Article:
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The trade war with Japan was averted at the eleventh hour without Japan making any concessions. It's now OK for Japanese auto dealers to take on American cars (if they want to) and for Japanese carmakers to buy more U.S. parts (if they choose). Now all we have to do is make and market cars Japanese consumers want.

I get the feeling the U.S. government, for all its talk of 100% tariffs, was going to back down all along. It doesn't have much to show for all that bluster. There's nothing "specific" and "measurable" about the deal.

So what's changed? Lexus, Infiniti and Acura can continue to market their upscale cars in this country without being saddled with heavy tariffs. Japan probably won't retaliate by putting up obstacles to other U.S. products.

But the U.S. continues to pursue a remedy for Kodak's complaint that it is being shut out of the Japanese market. If the Japanese government doesn't try to make things better, will we threaten to slap a 100% tariff on Fuji film over here?

So it looks like U.S.-Japan relations are in for a continued rocky road ahead. What we need is some sort of mechanism to deal with these disputes on an ongoing basis.

M. Carl Johnson Jr., a former ad agency guy who helped build McCann Hakuhodo in the early '60s, has an interesting idea along these lines. He's also formed the U.S.-Japan Business Institute to facilitate trade between the two countries. Carl's idea, as he wrote me the other day, is for companies that have had success in the other country's market to make joint recommendations to their respective governments and involved companies on knotty trade issues.

In the auto area, for instance, executives from U.S. companies like Coca-Cola, Exxon and IBM -which all do extensive business in Japan-would team up with Japanese companies like Minolta and Panasonic to recommend solutions to pressing trade issues, which would then be reviewed by both governments before adoption.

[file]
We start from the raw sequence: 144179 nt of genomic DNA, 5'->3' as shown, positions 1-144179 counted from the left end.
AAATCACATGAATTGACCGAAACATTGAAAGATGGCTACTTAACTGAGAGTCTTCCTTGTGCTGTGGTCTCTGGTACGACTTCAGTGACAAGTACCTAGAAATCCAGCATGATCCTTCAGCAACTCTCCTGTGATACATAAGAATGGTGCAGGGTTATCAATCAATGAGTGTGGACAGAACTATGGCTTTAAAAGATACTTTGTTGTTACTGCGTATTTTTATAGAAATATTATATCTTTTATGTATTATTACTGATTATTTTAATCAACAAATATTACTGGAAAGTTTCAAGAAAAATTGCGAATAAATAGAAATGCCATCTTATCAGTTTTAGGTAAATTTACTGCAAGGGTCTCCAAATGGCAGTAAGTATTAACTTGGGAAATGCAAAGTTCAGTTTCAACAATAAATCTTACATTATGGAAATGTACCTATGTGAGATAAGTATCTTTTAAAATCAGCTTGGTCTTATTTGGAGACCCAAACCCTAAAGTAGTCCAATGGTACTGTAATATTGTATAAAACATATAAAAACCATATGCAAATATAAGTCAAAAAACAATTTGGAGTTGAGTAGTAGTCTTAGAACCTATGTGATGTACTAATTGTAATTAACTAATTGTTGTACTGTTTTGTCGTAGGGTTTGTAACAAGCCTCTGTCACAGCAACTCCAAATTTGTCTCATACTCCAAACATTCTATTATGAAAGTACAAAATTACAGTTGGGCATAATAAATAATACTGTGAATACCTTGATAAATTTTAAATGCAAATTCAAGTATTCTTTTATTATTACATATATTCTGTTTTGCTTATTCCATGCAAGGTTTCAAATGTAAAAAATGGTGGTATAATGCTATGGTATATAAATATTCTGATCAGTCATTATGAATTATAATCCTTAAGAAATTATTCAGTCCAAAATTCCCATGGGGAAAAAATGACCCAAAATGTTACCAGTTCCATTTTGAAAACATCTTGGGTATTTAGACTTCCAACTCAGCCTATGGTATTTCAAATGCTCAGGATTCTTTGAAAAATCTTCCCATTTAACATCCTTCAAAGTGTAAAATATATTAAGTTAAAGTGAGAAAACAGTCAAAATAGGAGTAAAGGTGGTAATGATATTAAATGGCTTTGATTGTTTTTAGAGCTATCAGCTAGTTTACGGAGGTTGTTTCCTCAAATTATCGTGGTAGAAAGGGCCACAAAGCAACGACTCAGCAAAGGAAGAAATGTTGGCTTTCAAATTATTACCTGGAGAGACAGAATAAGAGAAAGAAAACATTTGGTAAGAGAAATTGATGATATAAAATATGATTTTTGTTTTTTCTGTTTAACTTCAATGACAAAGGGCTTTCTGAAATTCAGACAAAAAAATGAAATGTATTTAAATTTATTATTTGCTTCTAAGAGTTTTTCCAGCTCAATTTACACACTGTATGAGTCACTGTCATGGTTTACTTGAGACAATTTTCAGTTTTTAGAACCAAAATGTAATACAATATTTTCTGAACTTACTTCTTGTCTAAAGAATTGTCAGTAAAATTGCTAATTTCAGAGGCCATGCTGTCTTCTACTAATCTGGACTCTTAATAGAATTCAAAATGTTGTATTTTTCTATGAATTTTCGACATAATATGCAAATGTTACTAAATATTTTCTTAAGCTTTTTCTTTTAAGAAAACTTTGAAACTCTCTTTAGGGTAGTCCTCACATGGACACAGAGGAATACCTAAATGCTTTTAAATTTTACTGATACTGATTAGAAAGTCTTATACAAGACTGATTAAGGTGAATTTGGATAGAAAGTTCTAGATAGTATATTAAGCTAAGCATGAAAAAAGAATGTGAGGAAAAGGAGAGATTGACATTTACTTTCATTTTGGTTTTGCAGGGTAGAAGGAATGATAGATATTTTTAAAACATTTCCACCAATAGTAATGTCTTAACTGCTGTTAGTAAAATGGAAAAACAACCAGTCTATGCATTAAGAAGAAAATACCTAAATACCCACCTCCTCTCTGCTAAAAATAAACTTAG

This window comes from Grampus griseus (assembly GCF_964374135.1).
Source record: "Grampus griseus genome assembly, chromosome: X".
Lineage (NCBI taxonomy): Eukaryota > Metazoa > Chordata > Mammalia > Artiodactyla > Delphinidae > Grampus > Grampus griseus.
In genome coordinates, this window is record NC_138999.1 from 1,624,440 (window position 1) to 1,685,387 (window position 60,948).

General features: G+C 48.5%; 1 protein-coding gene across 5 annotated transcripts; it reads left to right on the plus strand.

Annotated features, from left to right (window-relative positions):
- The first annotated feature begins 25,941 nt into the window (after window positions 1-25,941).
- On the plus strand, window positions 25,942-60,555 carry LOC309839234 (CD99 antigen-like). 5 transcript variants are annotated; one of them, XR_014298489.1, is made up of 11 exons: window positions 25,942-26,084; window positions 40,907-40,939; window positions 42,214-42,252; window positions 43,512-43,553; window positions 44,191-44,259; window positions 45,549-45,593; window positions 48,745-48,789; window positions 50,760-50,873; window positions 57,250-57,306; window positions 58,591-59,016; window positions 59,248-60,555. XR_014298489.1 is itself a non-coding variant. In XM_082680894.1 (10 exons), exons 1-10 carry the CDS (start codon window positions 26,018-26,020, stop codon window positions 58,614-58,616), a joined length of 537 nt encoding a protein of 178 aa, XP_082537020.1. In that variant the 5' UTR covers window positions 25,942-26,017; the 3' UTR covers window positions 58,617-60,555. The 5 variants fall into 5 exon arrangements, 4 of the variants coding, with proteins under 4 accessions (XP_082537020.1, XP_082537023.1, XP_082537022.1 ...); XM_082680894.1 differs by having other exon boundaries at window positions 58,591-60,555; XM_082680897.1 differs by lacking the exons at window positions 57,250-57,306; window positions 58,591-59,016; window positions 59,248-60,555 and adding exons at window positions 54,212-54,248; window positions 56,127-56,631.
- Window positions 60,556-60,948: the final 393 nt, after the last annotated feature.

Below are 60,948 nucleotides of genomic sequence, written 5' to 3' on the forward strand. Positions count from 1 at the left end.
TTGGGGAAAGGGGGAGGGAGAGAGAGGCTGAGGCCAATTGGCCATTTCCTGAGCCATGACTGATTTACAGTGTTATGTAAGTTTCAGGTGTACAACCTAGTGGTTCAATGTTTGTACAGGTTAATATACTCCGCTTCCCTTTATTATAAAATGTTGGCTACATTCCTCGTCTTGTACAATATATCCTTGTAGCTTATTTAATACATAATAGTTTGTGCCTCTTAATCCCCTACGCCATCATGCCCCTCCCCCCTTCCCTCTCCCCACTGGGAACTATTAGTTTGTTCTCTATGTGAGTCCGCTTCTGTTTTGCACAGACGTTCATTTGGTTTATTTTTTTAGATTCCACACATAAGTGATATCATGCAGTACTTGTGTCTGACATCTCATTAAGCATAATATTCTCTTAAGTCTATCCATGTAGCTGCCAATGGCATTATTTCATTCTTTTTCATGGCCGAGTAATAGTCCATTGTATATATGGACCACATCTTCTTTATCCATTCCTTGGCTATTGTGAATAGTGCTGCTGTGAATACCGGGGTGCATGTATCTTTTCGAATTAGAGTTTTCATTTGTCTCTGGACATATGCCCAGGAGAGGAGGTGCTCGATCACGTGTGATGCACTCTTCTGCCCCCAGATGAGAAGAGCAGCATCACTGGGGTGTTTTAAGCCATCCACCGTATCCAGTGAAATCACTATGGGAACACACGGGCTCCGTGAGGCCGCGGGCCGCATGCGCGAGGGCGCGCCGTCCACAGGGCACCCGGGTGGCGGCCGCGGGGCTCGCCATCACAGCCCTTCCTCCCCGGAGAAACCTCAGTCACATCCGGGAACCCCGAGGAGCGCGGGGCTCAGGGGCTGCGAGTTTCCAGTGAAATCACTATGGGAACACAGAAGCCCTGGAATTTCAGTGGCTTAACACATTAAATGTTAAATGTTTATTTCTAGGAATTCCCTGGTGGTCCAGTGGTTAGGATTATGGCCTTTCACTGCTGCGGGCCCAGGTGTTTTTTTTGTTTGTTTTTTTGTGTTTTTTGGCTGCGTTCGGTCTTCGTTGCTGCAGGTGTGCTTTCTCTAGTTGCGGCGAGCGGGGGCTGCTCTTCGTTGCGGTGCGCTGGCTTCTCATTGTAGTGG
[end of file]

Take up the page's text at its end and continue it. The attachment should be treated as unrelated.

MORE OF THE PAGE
No auto company people from the U.S. or Japan would be involved to avoid "bias or self-interest or animosity." The solution-oriented executives "would not take political or demagogic confrontational approaches." As Carl says, "Expatriate executives who have dealt with foreign companies as customers, competitors and suppliers can reach solutions far better than lawyers."

Carl's idea is based on a suggestion by the Japanese to set up a group called Comet-Committee on Market-Oriented Economy & Trade-composed of trade experts to review trade issues. He says the U.S. gave "short shrift" to the concept.

Why do we need the two governments to get involved at all? Such a non-partisan group-if it could put nationalistic feelings aside to concentrate on strictly trade issues (a big if, I admit)-could make recommendations to affected U.S. and Japanese executives.

The way it works now, the two governments are playing a game of Shootout at the OK Corral to see who blinks first. That is an exercise in futility, as we have seen time and time again.

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